LAS VEGAS—Nissan Motor Co. is combining plastic film and a lattice structure on a new lightweight, soundproofing material which it said can help make car cabins quieter while improving energy efficiency.
The Toyota, Japan-based auto maker did not specify what materials it uses in the lattice and film, which was unveiled Jan 6 at the CES trade show in Las Vegas. It did, however, say the materials work together to control air vibrations that limit the transmission of wide frequency band noise (500 to 1,200 hertz), such as road and engine noise. Nissan showed its "acoustic meta-material" used in flooring, but said it can be placed elsewhere.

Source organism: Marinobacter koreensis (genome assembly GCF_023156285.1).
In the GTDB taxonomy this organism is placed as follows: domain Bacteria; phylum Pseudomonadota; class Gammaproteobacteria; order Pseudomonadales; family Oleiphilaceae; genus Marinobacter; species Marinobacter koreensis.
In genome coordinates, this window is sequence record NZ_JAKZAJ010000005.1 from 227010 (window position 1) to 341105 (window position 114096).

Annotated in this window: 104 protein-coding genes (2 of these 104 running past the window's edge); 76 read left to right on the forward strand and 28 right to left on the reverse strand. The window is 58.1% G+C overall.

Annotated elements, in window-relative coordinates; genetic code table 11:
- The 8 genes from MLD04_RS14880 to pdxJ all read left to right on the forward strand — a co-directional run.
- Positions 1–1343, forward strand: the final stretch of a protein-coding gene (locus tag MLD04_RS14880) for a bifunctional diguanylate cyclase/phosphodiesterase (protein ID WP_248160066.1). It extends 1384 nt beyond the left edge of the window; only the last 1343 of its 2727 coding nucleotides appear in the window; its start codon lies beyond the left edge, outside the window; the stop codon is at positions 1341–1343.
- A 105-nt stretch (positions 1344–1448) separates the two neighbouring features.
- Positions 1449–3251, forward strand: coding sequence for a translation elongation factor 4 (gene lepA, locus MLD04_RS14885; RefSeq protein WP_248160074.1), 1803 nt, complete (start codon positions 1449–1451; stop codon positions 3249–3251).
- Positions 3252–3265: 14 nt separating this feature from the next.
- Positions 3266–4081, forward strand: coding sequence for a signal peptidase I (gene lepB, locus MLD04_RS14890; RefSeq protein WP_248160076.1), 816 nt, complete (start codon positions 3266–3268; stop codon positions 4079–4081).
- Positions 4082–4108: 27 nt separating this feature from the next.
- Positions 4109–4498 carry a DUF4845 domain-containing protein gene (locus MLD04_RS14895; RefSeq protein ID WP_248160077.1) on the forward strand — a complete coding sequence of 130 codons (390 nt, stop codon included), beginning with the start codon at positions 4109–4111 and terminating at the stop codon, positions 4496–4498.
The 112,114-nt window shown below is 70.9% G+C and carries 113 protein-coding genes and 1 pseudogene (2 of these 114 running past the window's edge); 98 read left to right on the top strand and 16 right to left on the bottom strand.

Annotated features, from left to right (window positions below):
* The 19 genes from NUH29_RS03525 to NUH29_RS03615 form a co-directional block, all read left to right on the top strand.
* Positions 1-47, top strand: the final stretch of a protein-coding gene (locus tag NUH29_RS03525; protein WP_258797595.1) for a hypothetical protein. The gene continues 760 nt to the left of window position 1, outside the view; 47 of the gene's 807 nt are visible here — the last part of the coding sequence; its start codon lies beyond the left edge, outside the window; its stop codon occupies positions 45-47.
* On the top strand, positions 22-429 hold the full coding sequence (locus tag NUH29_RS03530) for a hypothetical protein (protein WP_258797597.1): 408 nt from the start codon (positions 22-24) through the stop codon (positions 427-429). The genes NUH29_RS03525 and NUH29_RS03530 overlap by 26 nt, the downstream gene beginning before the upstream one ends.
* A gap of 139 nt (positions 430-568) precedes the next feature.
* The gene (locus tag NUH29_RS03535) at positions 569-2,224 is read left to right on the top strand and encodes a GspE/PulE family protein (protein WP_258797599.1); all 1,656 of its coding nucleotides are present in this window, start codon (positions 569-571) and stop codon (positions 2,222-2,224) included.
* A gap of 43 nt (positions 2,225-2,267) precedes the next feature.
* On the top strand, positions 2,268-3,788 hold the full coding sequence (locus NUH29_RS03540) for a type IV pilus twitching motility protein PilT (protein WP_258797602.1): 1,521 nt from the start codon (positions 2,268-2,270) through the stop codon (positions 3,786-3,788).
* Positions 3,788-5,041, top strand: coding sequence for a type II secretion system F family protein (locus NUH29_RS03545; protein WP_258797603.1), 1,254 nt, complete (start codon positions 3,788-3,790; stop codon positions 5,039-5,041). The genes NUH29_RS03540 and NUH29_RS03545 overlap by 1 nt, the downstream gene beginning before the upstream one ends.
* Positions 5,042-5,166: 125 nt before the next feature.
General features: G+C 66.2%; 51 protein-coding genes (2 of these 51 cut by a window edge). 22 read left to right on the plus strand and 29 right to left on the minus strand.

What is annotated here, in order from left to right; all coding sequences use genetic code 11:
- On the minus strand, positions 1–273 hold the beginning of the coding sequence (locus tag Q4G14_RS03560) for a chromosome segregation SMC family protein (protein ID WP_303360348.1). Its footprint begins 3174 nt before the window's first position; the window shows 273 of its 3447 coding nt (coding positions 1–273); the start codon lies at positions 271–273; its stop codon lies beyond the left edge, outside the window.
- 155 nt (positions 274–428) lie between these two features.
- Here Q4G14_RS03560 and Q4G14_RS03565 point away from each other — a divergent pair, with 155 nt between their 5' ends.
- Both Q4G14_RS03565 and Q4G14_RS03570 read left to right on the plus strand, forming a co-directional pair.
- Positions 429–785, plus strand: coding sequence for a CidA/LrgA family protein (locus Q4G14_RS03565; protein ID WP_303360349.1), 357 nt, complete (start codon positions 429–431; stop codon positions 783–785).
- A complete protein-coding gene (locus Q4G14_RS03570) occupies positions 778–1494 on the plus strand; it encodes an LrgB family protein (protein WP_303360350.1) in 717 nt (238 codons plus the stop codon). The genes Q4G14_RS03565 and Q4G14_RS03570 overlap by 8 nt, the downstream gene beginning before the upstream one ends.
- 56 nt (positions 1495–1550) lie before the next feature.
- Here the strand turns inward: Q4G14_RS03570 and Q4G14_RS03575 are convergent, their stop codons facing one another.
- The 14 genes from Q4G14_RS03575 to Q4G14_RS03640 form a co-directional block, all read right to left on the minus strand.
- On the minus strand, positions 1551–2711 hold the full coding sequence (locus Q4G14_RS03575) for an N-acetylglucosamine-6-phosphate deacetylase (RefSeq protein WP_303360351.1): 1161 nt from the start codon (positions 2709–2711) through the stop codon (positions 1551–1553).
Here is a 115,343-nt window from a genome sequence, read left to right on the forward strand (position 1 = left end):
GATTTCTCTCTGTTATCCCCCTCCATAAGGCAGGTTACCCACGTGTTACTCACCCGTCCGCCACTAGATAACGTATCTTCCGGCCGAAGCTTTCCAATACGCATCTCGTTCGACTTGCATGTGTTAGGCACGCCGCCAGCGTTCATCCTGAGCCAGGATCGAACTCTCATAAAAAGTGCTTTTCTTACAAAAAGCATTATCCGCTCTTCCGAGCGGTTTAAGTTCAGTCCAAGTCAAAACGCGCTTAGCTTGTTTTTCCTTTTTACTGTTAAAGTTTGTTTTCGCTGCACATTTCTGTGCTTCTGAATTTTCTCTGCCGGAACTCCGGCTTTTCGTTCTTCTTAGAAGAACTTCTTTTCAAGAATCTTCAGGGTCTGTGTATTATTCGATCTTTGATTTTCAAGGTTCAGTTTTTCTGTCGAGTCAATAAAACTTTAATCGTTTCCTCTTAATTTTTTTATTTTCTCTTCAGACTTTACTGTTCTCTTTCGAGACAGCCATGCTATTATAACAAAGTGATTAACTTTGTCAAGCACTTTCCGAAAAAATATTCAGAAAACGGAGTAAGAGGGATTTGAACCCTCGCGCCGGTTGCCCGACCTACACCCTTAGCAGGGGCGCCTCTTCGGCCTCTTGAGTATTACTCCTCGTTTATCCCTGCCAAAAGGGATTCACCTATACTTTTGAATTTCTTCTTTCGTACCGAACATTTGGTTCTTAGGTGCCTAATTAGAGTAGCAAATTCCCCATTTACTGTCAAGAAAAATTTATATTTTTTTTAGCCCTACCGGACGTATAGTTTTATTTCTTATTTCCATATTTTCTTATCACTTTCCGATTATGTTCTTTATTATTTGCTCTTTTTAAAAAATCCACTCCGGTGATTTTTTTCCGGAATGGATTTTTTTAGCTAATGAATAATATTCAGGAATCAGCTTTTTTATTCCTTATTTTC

Most soundproofing materials used to dampen road and engine noise mainly consist of heavy rubber board. In a statement, Nissan said its acoustic material weighs one-fourth as much while providing the same degree of sound isolation.
The auto maker also touted the materials' cost competitiveness, noting that in some cases it is less expensive than conventional soundproofing materials on the market. That allows it to be incorporated into vehicles where the use of sound insulation materials is limited because of cost or weight.
Nissan has been developing the technology since 2008. At the time, the material was used in high-sensitivity antennas used for electromagnetic wave research.
Sound control increases in importance for electric vehicles, such as Nissan's Leaf, because there is no engine sound, which means that sound from the roadway appears far louder.